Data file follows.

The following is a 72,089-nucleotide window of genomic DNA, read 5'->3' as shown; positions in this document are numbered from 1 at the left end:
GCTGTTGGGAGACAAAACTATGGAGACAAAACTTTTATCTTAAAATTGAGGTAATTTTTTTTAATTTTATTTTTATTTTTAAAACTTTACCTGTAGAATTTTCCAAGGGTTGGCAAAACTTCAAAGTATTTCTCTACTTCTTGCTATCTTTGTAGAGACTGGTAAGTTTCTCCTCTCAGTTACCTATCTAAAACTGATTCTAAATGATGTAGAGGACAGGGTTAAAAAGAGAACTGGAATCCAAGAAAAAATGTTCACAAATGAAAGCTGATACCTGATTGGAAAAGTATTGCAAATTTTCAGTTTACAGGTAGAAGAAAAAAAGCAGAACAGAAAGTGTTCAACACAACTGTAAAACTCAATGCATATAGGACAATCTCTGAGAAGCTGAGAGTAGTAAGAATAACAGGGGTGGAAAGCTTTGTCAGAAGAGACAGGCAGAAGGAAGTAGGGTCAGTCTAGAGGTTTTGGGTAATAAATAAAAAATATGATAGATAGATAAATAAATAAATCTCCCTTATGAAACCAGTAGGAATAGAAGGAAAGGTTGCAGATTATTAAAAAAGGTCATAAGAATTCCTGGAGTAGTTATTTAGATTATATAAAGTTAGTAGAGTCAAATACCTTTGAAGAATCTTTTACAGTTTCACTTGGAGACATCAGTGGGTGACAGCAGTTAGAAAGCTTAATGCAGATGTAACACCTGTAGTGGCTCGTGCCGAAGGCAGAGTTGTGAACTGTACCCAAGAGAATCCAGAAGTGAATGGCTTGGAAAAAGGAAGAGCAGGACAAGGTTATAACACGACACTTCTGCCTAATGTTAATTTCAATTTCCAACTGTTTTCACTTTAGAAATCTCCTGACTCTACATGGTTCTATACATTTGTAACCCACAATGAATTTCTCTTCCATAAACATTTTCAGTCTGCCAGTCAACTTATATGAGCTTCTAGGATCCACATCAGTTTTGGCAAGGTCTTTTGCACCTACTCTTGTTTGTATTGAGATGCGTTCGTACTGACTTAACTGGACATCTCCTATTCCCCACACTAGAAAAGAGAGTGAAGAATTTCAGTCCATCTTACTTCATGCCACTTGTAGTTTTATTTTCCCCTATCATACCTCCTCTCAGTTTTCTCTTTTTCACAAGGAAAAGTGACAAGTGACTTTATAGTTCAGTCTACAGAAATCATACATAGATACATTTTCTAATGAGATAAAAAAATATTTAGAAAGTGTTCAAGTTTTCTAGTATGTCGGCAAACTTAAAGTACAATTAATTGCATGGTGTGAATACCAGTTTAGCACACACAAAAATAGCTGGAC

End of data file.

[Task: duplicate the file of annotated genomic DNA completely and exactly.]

The following is a 72,089-nucleotide window of genomic DNA, read 5'->3' as shown; positions in this document are numbered from 1 at the left end:
GCTGTTGGGAGACAAAACTATGGAGACAAAACTTTTATCTTAAAATTGAGGTAATTTTTTTTAATTTTATTTTTATTTTTAAAACTTTACCTGTAGAATTTTCCAAGGGTTGGCAAAACTTCAAAGTATTTCTCTACTTCTTGCTATCTTTGTAGAGACTGGTAAGTTTCTCCTCTCAGTTACCTATCTAAAACTGATTCTAAATGATGTAGAGGACAGGGTTAAAAAGAGAACTGGAATCCAAGAAAAAATGTTCACAAATGAAAGCTGATACCTGATTGGAAAAGTATTGCAAATTTTCAGTTTACAGGTAGAAGAAAAAAAGCAGAACAGAAAGTGTTCAACACAACTGTAAAACTCAATGCATATAGGACAATCTCTGAGAAGCTGAGAGTAGTAAGAATAACAGGGGTGGAAAGCTTTGTCAGAAGAGACAGGCAGAAGGAAGTAGGGTCAGTCTAGAGGTTTTGGGTAATAAATAAAAAATATGATAGATAGATAAATAAATAAATCTCCCTTATGAAACCAGTAGGAATAGAAGGAAAGGTTGCAGATTATTAAAAAAGGTCATAAGAATTCCTGGAGTAGTTATTTAGATTATATAAAGTTAGTAGAGTCAAATACCTTTGAAGAATCTTTTACAGTTTCACTTGGAGACATCAGTGGGTGACAGCAGTTAGAAAGCTTAATGCAGATGTAACACCTGTAGTGGCTCGTGCCGAAGGCAGAGTTGTGAACTGTACCCAAGAGAATCCAGAAGTGAATGGCTTGGAAAAAGGAAGAGCAGGACAAGGTTATAACACGACACTTCTGCCTAATGTTAATTTCAATTTCCAACTGTTTTCACTTTAGAAATCTCCTGACTCTACATGGTTCTATACATTTGTAACCCACAATGAATTTCTCTTCCATAAACATTTTCAGTCTGCCAGTCAACTTATATGAGCTTCTAGGATCCACATCAGTTTTGGCAAGGTCTTTTGCACCTACTCTTGTTTGTATTGAGATGCGTTCGTACTGACTTAACTGGACATCTCCTATTCCCCACACTAGAAAAGAGAGTGAAGAATTTCAGTCCATCTTACTTCATGCCACTTGTAGTTTTATTTTCCCCTATCATACCTCCTCTCAGTTTTCTCTTTTTCACAAGGAAAAGTGACAAGTGACTTTATAGTTCAGTCTACAGAAATCATACATAGATACATTTTCTAATGAGATAAAAAAATATTTAGAAAGTGTTCAAGTTTTCTAGTATGTCGGCAAACTTAAAGTACAATTAATTGCATGGTGTGAATACCAGTTTAGCACACACAAAAATAGCTGGAC